What’s the best piece of advice they’ve given you?
Don’t let your head get big and keep your head on the ground. Keep giving God all the glory. What else? Keep improving your craft. You can never be the best but you can be known as someone who does his best.
Do you have any definition of success?
Just that if you fulfill the purpose you are meant to fulfill. That’s it.
How do you figure that out?
[laughs] Let me think this through. How do you figure out your purpose? I think my parents have a lot to do with the way I see things. Growing up they made it clear to us that at the end of the day, we’re your parents but you get to choose what you want to be. They gave us a lot of freedom and growing up they would think we’re not normal kids. But we were super normal. We would play in the streets, all that stuff. Finding your purpose? It just reveals itself. You’ll know. Listen to your heart.
Did you have a hard time looking for that purpose? You did mention that you wanted to be an actor when you were younger.
Not naman an actor, I just want to be somebody people can look up to. When people message me on Instagram they say “Because of you, I didn’t do this…” Those messages mean a lot to me. That’s the biggest reason why I do what I do. I want to put a smile on their faces.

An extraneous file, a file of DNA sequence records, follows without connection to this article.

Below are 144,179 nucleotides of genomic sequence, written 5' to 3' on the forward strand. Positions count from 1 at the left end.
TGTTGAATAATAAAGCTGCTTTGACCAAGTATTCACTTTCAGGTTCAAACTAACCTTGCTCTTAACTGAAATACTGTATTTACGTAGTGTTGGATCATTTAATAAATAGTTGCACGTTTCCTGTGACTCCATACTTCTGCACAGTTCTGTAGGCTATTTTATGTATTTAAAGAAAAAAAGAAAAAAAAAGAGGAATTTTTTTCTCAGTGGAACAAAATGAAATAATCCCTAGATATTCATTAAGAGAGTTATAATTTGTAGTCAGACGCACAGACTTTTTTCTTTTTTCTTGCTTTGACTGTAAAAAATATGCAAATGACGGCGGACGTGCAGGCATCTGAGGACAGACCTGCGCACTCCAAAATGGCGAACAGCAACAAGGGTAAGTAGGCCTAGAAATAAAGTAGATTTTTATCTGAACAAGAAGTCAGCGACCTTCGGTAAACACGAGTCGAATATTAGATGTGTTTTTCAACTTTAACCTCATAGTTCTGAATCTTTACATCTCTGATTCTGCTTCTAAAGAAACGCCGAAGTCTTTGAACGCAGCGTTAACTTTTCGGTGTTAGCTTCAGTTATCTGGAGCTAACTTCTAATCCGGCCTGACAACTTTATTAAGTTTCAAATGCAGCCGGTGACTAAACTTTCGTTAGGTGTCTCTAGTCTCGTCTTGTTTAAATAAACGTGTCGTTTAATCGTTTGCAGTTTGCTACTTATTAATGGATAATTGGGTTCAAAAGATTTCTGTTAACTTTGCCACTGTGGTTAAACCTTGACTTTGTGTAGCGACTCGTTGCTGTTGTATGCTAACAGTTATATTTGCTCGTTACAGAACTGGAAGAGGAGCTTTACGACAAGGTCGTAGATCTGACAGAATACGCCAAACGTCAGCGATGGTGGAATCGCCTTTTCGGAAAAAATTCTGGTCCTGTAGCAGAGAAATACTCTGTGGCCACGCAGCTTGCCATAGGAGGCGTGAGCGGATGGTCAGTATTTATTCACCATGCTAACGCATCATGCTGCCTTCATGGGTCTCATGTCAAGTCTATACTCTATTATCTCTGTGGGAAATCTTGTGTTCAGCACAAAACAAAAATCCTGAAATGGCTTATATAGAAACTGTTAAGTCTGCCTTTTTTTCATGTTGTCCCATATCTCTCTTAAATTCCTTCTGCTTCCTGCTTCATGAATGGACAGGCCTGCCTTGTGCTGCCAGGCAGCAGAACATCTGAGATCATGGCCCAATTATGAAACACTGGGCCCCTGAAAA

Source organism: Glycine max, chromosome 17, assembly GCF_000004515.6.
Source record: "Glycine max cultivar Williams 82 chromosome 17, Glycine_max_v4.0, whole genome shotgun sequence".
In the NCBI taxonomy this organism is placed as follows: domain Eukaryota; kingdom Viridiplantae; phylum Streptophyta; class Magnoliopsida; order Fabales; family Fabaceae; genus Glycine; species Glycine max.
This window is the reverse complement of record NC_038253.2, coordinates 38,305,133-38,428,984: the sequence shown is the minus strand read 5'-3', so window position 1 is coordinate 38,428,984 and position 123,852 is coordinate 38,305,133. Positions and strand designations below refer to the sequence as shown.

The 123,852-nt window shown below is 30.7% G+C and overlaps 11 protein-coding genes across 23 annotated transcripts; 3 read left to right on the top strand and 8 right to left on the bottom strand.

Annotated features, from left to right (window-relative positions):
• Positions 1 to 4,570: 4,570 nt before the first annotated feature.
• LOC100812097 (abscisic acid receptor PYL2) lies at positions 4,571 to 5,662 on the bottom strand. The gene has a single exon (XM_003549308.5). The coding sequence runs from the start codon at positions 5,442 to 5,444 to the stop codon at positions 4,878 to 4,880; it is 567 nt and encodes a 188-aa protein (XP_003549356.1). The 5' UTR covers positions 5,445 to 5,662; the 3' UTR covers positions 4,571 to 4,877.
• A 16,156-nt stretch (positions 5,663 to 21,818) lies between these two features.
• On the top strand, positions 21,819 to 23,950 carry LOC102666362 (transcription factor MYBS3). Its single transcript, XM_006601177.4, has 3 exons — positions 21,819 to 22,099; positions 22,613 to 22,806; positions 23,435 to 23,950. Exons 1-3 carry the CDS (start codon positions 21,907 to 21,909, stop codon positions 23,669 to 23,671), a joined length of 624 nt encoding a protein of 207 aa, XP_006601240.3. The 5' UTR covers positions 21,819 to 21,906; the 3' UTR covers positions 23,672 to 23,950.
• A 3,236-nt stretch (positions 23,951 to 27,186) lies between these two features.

You’ve never been shy in talking about your faith. You’re probably more vocal than most. Do you think that’s a problem now with people your age?
I think in the presence of social media today, everyone wants to compare. The likes, the followers, everything. It’s come to the point that you want to be accepted in society. It gives them some sort of a filter when they post. You see people online that aren’t what they seem in real life. I don’t even think about it’s posting, it’s more about posting and portraying who you are in real life. Is it a problem? I don’t know with the generation now. Everyone’s online.
Do you think that’s a bad thing?
Bad and good. There are so many advantages that social media gives us. I started out on social media. If you’re there 24/7 you forget what real life is. You just have to have limits in everything you do I guess.
What are you most afraid of?
My parents growing older.
When you grow old, how do you want to be remembered?
You’re making me think today, ha? [laughs] Someone who wasn’t like anyone else. Someone who was different, I guess.
What’s the best and worst thing about being young?
The best thing is you have so much time. So much time to do what you want, so much time to experiment, so much time to start what you want to start. What’s the worst thing? That we take it for granted. That we know we’re young, so we take too much time starting on what we want to start on. I love being young. I’m not a teenager anymore, but I’m still young.
Do you believe in magic?
Do I believe in magic? You mean the magic in Philippines Got Talent or something? I believe that we’re blessed and we all have a purpose. The magic we watch online, they’re really good at it, but I don’t believe in that. For magic in terms of miracles, I believe in that 100 percent. It happens everyday.
Interview by Lex Celera
Photography by Czar Kristoff
Styling by Gian Gonzalez Latorre
Hair and makeup by Zidjian Floro and Raffy So
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This story was originally published in our 4th Anniversary issue and has been edited for web. The digital copy of Scout’s 32nd issue is accessible here.